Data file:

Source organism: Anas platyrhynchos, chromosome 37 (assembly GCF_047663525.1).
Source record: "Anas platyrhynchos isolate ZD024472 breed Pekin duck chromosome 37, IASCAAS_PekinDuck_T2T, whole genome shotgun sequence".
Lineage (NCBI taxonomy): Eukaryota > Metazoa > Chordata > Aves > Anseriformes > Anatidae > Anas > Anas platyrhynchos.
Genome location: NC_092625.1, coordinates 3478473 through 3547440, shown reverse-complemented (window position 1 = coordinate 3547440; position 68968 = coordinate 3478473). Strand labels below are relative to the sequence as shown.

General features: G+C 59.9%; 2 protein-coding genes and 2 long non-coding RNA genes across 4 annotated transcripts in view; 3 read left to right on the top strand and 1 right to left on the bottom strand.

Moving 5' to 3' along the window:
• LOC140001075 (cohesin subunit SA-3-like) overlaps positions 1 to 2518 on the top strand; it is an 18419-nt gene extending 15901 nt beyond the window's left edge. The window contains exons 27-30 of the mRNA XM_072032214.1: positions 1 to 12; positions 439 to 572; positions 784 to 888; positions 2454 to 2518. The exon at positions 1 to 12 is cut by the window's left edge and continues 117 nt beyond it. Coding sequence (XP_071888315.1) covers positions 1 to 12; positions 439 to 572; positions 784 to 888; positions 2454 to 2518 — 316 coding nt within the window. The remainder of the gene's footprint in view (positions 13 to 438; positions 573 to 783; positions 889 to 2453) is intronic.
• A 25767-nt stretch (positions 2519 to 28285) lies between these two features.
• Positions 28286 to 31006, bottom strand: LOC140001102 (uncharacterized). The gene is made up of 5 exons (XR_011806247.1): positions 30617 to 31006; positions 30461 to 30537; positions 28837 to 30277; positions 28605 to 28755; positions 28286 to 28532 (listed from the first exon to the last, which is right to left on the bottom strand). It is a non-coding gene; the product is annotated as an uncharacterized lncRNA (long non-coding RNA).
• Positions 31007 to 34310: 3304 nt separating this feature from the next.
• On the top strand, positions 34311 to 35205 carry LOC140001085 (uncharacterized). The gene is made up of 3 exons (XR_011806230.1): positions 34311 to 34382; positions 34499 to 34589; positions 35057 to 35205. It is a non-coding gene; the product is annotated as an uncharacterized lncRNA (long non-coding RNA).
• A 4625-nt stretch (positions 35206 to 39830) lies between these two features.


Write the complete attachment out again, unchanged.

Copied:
Source organism: Anas platyrhynchos, chromosome 37 (assembly GCF_047663525.1).
Source record: "Anas platyrhynchos isolate ZD024472 breed Pekin duck chromosome 37, IASCAAS_PekinDuck_T2T, whole genome shotgun sequence".
Lineage (NCBI taxonomy): Eukaryota > Metazoa > Chordata > Aves > Anseriformes > Anatidae > Anas > Anas platyrhynchos.
Genome location: NC_092625.1, coordinates 3478473 through 3547440, shown reverse-complemented (window position 1 = coordinate 3547440; position 68968 = coordinate 3478473). Strand labels below are relative to the sequence as shown.

General features: G+C 59.9%; 2 protein-coding genes and 2 long non-coding RNA genes across 4 annotated transcripts in view; 3 read left to right on the top strand and 1 right to left on the bottom strand.

Moving 5' to 3' along the window:
• LOC140001075 (cohesin subunit SA-3-like) overlaps positions 1 to 2518 on the top strand; it is an 18419-nt gene extending 15901 nt beyond the window's left edge. The window contains exons 27-30 of the mRNA XM_072032214.1: positions 1 to 12; positions 439 to 572; positions 784 to 888; positions 2454 to 2518. The exon at positions 1 to 12 is cut by the window's left edge and continues 117 nt beyond it. Coding sequence (XP_071888315.1) covers positions 1 to 12; positions 439 to 572; positions 784 to 888; positions 2454 to 2518 — 316 coding nt within the window. The remainder of the gene's footprint in view (positions 13 to 438; positions 573 to 783; positions 889 to 2453) is intronic.
• A 25767-nt stretch (positions 2519 to 28285) lies between these two features.
• Positions 28286 to 31006, bottom strand: LOC140001102 (uncharacterized). The gene is made up of 5 exons (XR_011806247.1): positions 30617 to 31006; positions 30461 to 30537; positions 28837 to 30277; positions 28605 to 28755; positions 28286 to 28532 (listed from the first exon to the last, which is right to left on the bottom strand). It is a non-coding gene; the product is annotated as an uncharacterized lncRNA (long non-coding RNA).
• Positions 31007 to 34310: 3304 nt separating this feature from the next.
• On the top strand, positions 34311 to 35205 carry LOC140001085 (uncharacterized). The gene is made up of 3 exons (XR_011806230.1): positions 34311 to 34382; positions 34499 to 34589; positions 35057 to 35205. It is a non-coding gene; the product is annotated as an uncharacterized lncRNA (long non-coding RNA).
• A 4625-nt stretch (positions 35206 to 39830) lies between these two features.